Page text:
Peter Gibbons: So I was sitting in my cubicle today, and I realized, ever since I started working, every single day of my life has been worse than the day before it. So that means that every single day that you see me, that's on the worst day of my life.
Dr. Swanson: What about today? Is today the worst day of your life?
Peter Gibbons: Yeah.
Dr. Swanson: Wow, that's messed up.
Encountering this interesting Reddit thread of advice from a former tech exec, I immediately sorted by "best," or the highest rated comments. Assuming that the ratings are a decent proxy for how interesting any given comment will be to me, then each new comment I read should be the least interesting one I've read so far, and the next comment should be even less interesting. So if I evaluate whether or not to stop reading after each comment, stopping at each evaluation will be the best possible time for me to stop. Whenever I stop, I will have made the best possible decision by stopping then.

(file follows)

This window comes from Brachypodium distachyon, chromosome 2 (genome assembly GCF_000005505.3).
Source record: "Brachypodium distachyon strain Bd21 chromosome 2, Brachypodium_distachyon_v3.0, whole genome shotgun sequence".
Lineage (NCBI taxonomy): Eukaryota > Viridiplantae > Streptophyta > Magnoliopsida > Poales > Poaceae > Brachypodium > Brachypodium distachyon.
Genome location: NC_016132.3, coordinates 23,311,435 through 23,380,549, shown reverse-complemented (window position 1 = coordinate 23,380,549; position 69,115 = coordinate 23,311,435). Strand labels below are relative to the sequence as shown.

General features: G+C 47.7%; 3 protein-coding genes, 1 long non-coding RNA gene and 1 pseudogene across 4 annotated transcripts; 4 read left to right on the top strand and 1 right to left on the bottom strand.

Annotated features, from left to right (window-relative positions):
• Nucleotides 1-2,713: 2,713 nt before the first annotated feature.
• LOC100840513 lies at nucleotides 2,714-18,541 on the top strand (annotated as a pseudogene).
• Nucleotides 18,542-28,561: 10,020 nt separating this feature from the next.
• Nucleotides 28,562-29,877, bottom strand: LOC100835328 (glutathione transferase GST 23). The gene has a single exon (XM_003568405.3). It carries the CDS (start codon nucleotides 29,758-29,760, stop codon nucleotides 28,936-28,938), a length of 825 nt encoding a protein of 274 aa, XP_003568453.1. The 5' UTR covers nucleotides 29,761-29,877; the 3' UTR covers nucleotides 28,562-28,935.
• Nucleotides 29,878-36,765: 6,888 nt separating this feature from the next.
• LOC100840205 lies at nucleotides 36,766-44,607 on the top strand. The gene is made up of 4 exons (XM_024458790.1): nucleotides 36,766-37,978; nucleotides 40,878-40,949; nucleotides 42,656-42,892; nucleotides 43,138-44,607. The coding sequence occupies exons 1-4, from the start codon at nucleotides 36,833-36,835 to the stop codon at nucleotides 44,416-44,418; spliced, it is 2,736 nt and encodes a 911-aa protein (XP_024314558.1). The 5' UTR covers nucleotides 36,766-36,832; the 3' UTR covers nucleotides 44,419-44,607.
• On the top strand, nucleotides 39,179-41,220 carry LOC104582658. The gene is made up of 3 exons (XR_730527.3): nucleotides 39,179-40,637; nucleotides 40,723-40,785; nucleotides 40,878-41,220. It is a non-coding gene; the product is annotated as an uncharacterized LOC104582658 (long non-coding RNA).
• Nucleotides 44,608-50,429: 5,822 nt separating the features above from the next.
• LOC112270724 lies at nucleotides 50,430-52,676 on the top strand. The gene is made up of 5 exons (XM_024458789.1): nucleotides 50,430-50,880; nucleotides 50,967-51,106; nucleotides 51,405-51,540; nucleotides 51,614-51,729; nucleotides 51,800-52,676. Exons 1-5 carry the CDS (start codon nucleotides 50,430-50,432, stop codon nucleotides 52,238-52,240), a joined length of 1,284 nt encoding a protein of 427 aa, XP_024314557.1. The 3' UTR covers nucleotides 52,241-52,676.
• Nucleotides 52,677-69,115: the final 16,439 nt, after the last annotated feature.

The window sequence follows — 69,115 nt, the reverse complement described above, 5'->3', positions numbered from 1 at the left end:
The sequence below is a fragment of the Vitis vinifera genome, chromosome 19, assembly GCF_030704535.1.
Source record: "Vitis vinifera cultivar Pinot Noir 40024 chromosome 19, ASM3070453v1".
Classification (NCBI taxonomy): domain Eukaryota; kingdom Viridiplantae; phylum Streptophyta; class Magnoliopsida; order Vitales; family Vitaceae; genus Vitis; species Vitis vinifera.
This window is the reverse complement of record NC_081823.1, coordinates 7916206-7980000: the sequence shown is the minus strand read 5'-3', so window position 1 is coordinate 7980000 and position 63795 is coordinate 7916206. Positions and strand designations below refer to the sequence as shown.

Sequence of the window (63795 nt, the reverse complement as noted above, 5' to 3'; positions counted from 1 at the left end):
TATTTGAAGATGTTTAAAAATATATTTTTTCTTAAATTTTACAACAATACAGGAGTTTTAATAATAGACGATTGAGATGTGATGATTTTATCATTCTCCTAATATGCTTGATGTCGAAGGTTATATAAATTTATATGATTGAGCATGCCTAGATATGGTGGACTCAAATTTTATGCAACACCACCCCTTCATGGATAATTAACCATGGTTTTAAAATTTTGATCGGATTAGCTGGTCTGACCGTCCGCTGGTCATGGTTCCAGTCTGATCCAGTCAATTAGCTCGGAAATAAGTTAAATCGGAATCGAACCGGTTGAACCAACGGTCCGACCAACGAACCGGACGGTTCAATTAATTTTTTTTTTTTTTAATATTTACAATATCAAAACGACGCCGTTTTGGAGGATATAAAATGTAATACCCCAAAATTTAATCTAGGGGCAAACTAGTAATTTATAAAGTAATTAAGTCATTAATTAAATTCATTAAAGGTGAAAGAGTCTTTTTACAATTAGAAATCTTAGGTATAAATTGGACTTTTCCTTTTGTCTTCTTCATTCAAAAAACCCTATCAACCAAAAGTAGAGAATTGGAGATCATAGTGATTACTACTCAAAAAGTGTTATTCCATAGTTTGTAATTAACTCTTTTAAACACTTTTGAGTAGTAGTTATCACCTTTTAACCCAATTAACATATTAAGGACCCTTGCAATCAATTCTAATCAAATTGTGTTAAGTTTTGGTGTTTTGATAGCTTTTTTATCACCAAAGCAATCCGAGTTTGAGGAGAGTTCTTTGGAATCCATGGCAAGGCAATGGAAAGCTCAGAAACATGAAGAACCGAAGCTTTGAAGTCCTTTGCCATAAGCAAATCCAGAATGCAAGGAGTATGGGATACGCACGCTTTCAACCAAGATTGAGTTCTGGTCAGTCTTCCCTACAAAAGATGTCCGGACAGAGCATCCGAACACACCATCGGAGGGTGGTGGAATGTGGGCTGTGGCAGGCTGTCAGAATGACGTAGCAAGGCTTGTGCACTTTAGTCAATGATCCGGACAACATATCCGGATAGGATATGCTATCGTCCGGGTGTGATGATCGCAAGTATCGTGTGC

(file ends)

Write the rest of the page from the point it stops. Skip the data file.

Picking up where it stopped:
This generalizes to any ordered list. It's sort of like the classic scene from Office Space above. If Peter chose to quit his job, quitting on any given day would be the best possible time to do so.